Caramelized Sweet Potatoes & Onions with Cider Butter

Print Email

Once you’ve gotten the hang of the slow-sauté, you can vary this recipe by adding some diced apple halfway through cooking, or by adding a bit of minced fresh ginger or garlic at the end of cooking (fold in and let soften for a minute or two). You can also add toasted chopped nuts at the end. However, the simple cider butter is really all you need for a delicious finish.

4 tablespoons unsalted butter
2 tablespoons extra-virgin olive oil
1 1/2 pounds sweet potatoes (about 2 fairly big ones), unpeeled, cut into 1/2-inch dice (about 5 cups)
1 teaspoon kosher salt
2 small onions (about 8 ounces), cut into 1/2-inch dice, about 1 1/2 cups
1/2 cup apple cider
1/4 teaspoon cider vinegar
2 teaspoons chopped parsley (optional)
Cut 2 tablespoons of the butter into 8 pieces and refrigerate it to keep it cold.

In a large (12-inch) nonstick skillet, heat 1 tablespoon of the butter and the olive oil over medium-high heat. Add the sweet potatoes and 1 teaspoon kosher salt. (The pan will look crowded.) Stir well. (A silicone spoonula works great for this.) Reduce the heat to medium, cover loosely, and cook, stirring and flipping occasionally with a flat-edged spatula, for 15 minutes. The sweet potatoes will start browning after about 10 minutes, and you’ll be scraping up some brown stuff off the bottom of the pan—no worries. Listen to the pan; you should hear a gentle sizzle, not a loud one, as the sweet potatoes cook. If the vegetables are browning too quickly, reduce the heat a bit to maintain that gentle sizzle. If you can barely hear the sizzle, turn the heat up a bit.

Uncover, add 1 more tablespoon butter, the onions and 1/4 tsp. salt, and continue to cook, stirring and flipping more frequently as browning goes faster. Adjust the heat down slightly if necessary (and add a little more oil to the pan if it seems dry). Cook until the vegetables are all tender and the onions are lightly browned, about another 10 to 12 minutes.  Remove the pan from the heat.

Meanwhile, in a small saucepan, bring the apple cider to a boil over medium-high heat. Reduce to a simmer and cook until it is reduced to about 3 tablespoons—it will be slightly more viscous. Add the cider vinegar and reduce the heat to the very lowest setting so that the liquid is hot but not simmering. Remove the cold butter pieces from the fridge and begin adding them to the hot liquid, a few pieces at a time. After each addition, whisk the butter until it dissolves and becomes creamy. Finish adding the butter and whisking until you have a creamy sauce. Do not turn the heat up or the butter will separate while melting. Keep the sauce warm over the very lowest heat if necessary.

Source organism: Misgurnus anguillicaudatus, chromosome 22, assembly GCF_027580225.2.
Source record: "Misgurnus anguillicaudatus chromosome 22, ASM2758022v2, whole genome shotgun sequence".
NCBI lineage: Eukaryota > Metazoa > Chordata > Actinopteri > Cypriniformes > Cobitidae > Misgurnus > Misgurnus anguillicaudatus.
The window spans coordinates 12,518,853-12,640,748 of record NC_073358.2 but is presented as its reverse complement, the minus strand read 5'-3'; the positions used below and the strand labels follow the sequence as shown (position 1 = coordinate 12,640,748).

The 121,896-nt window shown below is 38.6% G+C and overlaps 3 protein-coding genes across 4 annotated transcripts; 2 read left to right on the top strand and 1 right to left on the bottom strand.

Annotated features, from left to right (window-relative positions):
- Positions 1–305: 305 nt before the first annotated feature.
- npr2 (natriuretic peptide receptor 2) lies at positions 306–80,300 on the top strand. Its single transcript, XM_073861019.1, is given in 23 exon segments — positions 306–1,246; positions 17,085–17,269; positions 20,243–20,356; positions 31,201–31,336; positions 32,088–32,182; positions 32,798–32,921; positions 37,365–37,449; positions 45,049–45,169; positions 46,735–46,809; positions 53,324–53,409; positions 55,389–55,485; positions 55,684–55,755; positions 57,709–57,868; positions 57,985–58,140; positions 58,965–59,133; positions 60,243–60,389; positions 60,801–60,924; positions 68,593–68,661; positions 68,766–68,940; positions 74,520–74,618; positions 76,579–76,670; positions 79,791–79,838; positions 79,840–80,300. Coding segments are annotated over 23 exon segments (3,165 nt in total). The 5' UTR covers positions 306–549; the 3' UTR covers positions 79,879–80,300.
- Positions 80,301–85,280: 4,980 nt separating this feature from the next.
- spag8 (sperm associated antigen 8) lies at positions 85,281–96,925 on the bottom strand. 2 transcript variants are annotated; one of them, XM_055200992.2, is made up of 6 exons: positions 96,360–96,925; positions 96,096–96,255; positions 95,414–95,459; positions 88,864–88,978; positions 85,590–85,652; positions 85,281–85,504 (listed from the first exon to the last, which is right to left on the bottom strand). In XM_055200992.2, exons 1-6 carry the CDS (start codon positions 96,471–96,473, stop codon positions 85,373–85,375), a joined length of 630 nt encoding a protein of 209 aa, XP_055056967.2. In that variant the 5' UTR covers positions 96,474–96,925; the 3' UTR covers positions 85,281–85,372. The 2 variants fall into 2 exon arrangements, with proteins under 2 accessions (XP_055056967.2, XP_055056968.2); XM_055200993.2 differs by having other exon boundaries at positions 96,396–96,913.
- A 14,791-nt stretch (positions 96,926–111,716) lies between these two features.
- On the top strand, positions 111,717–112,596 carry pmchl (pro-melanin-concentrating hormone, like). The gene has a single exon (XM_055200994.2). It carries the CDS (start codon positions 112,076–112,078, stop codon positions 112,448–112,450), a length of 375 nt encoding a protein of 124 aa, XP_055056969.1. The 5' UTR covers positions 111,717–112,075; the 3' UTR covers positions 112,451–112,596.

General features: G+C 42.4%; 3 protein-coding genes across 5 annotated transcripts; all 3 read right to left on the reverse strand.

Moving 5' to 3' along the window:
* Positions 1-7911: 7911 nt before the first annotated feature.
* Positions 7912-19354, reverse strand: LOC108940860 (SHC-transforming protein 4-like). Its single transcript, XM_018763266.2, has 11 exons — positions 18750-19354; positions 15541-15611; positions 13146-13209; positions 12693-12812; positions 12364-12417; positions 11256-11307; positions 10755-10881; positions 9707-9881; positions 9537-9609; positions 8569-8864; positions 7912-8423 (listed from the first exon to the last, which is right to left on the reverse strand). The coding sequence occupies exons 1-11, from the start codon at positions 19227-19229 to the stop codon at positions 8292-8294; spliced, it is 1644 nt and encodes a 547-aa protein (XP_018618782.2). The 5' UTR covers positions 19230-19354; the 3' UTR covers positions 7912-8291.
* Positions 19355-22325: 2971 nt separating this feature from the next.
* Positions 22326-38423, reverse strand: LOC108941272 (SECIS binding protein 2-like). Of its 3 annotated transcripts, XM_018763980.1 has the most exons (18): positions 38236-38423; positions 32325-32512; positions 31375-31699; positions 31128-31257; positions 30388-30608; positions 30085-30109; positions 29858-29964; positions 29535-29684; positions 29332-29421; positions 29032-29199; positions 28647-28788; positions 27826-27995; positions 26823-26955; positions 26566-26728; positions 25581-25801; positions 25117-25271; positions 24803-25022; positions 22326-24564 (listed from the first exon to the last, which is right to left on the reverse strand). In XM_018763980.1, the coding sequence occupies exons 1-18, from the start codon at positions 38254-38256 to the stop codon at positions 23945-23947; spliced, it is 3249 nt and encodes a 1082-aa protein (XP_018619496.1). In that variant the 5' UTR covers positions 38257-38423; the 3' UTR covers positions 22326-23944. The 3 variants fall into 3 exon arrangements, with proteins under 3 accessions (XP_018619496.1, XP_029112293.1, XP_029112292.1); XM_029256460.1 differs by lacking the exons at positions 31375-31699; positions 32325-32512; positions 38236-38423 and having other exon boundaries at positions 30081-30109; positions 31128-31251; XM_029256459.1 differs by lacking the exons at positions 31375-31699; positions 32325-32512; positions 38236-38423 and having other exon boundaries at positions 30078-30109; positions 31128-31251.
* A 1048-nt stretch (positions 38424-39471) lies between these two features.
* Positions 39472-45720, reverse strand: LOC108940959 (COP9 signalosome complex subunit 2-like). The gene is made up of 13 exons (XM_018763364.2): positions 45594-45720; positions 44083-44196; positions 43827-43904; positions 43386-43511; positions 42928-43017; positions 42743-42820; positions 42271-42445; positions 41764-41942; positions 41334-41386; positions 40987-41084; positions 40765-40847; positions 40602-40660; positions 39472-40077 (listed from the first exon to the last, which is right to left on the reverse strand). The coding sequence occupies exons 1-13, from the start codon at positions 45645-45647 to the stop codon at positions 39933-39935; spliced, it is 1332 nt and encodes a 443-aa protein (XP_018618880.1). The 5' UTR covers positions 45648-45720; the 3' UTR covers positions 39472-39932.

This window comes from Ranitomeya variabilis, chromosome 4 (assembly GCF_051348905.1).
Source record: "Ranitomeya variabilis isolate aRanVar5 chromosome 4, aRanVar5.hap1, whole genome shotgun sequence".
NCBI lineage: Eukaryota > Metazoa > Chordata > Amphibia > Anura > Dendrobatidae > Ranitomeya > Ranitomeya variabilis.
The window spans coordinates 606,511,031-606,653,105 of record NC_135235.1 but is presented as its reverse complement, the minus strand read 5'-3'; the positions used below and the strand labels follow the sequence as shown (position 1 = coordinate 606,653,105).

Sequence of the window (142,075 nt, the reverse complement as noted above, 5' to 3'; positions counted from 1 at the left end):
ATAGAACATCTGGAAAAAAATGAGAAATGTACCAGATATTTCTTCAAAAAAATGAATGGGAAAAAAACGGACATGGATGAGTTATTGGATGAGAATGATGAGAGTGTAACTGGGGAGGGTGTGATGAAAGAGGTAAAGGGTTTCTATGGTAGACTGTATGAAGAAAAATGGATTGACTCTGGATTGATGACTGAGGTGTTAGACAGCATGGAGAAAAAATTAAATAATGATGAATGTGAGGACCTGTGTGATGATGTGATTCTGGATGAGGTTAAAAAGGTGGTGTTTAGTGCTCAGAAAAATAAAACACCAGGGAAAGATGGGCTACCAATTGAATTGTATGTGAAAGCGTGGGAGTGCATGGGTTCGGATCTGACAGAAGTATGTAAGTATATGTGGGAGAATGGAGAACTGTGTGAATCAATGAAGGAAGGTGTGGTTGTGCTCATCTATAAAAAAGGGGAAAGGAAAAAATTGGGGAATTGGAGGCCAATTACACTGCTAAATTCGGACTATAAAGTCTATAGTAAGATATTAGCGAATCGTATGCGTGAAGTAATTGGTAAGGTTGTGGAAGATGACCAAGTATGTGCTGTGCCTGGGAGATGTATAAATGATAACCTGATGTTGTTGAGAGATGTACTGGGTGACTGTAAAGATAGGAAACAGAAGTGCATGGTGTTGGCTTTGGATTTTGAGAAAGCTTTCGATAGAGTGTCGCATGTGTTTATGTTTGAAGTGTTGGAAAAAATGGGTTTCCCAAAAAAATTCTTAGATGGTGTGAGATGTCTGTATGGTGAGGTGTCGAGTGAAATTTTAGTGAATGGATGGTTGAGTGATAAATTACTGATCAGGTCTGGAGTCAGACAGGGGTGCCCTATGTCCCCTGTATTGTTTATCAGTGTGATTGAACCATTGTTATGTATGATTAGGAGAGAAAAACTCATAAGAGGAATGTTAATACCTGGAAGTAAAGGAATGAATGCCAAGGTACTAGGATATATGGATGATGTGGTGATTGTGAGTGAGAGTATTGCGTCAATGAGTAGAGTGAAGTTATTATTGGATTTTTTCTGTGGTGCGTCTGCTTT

Drizzle the sauce over the sweet potatoes, toss well and serve garnished with the chopped parsley (if using).

Serves 4


- Courtesy of Susie Middleton


restaurant news

The Rhythm Cafe: Coming Late to the Party
by Nancy Ellison

rhythm009OK... it is better than not coming at all!

There is something rather delicious about “discovering” a restaurant and doing the brag only to find everyone in the room has been eating there for...

Bar Chloe
Los Angeles
by Maia Harari and Anna Harari

chloe_sm.jpgIt's sort of hidden.  You can't see it from the street and it's beneath a hotel that doesn't seem nearly as nice, the Hotel Carmel, that is.  It's called Chloe, the Westside complement to Laurie...

Taco Crawl in Fruitvale
Northern California
by Amy Sherman

tacos01.jpgFor several years now I'd been hearing about the taco trucks of Fruitvale, a section of Oakland known for having a large Latino population. After reading endless reports on Yelp, Chowhound and an...

One Night in Portsmouth
New England
by Lisa Dinsmore

img 2580On our recent summer "vacation" to the East Coast, we had one day to ourselves. Blissfully alone, with only each other to have to worry about and please. Instead of the unending stream of family...